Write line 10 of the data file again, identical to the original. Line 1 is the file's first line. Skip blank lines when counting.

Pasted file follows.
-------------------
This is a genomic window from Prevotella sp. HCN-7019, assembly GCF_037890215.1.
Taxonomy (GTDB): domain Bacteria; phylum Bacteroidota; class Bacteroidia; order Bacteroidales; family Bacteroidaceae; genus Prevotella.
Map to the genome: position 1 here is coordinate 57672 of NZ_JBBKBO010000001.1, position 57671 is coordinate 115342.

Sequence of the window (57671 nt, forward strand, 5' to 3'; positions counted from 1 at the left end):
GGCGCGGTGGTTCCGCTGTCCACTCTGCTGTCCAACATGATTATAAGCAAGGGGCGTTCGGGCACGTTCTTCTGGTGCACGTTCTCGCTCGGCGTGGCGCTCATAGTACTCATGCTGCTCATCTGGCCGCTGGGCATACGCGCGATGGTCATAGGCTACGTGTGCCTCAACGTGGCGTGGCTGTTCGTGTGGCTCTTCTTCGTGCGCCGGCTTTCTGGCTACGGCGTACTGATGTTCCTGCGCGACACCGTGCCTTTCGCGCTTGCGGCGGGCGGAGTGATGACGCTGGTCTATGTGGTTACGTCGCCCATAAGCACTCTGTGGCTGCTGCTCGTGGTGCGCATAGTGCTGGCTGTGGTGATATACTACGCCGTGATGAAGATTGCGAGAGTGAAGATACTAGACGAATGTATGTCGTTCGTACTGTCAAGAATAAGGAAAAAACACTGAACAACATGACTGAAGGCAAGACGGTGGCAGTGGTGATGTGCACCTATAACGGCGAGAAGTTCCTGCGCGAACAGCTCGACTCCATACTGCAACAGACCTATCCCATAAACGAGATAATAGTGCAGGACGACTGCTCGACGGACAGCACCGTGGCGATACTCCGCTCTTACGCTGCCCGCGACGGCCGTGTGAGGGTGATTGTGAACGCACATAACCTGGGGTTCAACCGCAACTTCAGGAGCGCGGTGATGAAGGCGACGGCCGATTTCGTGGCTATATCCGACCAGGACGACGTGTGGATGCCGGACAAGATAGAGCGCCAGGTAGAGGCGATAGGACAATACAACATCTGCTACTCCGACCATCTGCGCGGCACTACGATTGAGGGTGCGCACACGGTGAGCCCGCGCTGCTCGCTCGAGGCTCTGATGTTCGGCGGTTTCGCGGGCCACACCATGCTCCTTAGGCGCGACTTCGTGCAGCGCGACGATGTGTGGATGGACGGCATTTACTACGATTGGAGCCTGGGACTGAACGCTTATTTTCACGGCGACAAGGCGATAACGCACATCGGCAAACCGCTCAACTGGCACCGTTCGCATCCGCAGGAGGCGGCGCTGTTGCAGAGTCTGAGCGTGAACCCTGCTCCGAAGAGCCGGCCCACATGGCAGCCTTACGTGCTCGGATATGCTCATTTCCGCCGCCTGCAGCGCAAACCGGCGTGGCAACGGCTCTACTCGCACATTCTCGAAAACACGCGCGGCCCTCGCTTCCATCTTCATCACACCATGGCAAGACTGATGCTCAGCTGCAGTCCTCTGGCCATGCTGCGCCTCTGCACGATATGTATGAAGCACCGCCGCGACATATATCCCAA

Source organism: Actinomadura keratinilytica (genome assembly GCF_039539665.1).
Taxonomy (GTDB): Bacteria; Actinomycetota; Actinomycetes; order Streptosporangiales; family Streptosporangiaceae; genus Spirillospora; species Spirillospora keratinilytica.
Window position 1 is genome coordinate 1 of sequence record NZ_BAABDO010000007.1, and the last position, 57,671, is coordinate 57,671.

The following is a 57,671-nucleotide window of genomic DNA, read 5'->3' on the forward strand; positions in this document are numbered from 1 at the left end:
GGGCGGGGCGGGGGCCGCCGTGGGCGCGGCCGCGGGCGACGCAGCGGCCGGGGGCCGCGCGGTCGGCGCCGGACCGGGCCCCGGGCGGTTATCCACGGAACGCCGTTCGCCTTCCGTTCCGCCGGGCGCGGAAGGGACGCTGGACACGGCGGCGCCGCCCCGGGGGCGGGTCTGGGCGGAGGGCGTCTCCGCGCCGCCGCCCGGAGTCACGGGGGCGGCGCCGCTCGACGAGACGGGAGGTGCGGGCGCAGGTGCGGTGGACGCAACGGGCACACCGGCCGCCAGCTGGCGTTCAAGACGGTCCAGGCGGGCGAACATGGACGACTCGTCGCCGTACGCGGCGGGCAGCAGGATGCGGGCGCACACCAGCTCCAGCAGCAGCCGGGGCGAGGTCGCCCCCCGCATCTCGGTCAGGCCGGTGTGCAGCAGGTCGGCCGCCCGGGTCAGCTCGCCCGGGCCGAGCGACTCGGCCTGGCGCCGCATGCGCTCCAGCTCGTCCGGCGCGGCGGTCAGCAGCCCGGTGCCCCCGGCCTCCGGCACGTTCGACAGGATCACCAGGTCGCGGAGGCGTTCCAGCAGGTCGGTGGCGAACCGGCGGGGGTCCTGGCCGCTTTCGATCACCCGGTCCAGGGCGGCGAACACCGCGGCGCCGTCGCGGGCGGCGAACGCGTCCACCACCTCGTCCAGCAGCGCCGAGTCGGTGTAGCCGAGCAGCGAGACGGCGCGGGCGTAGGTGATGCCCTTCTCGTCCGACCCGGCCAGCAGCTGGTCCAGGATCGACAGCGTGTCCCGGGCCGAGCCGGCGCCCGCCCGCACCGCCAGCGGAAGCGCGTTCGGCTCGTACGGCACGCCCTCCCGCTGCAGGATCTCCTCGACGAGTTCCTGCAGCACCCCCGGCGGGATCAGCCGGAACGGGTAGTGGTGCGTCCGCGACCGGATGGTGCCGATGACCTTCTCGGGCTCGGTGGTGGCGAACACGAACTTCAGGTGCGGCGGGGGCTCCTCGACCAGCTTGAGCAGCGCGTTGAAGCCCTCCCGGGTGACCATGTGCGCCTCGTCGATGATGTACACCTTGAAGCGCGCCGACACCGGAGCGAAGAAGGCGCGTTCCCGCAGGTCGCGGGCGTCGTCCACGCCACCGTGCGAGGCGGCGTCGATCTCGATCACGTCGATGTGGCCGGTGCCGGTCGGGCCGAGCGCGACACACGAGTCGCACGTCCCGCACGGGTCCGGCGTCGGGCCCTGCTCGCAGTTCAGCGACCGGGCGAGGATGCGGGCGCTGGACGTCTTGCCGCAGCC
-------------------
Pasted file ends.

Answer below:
GGGCGGGGCGGGGGCCGCCGTGGGCGCGGCCGCGGGCGACGCAGCGGCCGGGGGCCGCGCGGTCGGCGCCGGACCGGGCCCCGGGCGGTTATCCACGGAACGCCGTTCGCCTTCCGTTCCGCCGGGCGCGGAAGGGACGCTGGACACGGCGGCGCCGCCCCGGGGGCGGGTCTGGGCGGAGGGCGTCTCCGCGCCGCCGCCCGGAGTCACGGGGGCGGCGCCGCTCGACGAGACGGGAGGTGCGGGCGCAGGTGCGGTGGACGCAACGGGCACACCGGCCGCCAGCTGGCGTTCAAGACGGTCCAGGCGGGCGAACATGGACGACTCGTCGCCGTACGCGGCGGGCAGCAGGATGCGGGCGCACACCAGCTCCAGCAGCAGCCGGGGCGAGGTCGCCCCCCGCATCTCGGTCAGGCCGGTGTGCAGCAGGTCGGCCGCCCGGGTCAGCTCGCCCGGGCCGAGCGACTCGGCCTGGCGCCGCATGCGCTCCAGCTCGTCCGGCGCGGCGGTCAGCAGCCCGGTGCCCCCGGCCTCCGGCACGTTCGACAGGATCACCAGGTCGCGGAGGCGTTCCAGCAGGTCGGTGGCGAACCGGCGGGGGTCCTGGCCGCTTTCGATCACCCGGTCCAGGGCGGCGAACACCGCGGCGCCGTCGCGGGCGGCGAACGCGTCCACCACCTCGTCCAGCAGCGCCGAGTCGGTGTAGCCGAGCAGCGAGACGGCGCGGGCGTAGGTGATGCCCTTCTCGTCCGACCCGGCCAGCAGCTGGTCCAGGATCGACAGCGTGTCCCGGGCCGAGCCGGCGCCCGCCCGCACCGCCAGCGGAAGCGCGTTCGGCTCGTACGGCACGCCCTCCCGCTGCAGGATCTCCTCGACGAGTTCCTGCAGCACCCCCGGCGGGATCAGCCGGAACGGGTAGTGGTGCGTCCGCGACCGGATGGTGCCGATGACCTTCTCGGGCTCGGTGGTGGCGAACACGAACTTCAGGTGCGGCGGGGGCTCCTCGACCAGCTTGAGCAGCGCGTTGAAGCCCTCCCGGGTGACCATGTGCGCCTCGTCGATGATGTACACCTTGAAGCGCGCCGACACCGGAGCGAAGAAGGCGCGTTCCCGCAGGTCGCGGGCGTCGTCCACGCCACCGTGCGAGGCGGCGTCGATCTCGATCACGTCGATGTGGCCGGTGCCGGTCGGGCCGAGCGCGACACACGAGTCGCACGTCCCGCACGGGTCCGGCGTCGGGCCCTGCTCGCAGTTCAGCGACCGGGCGAGGATGCGGGCGCTGGACGTCTTGCCGCAGCC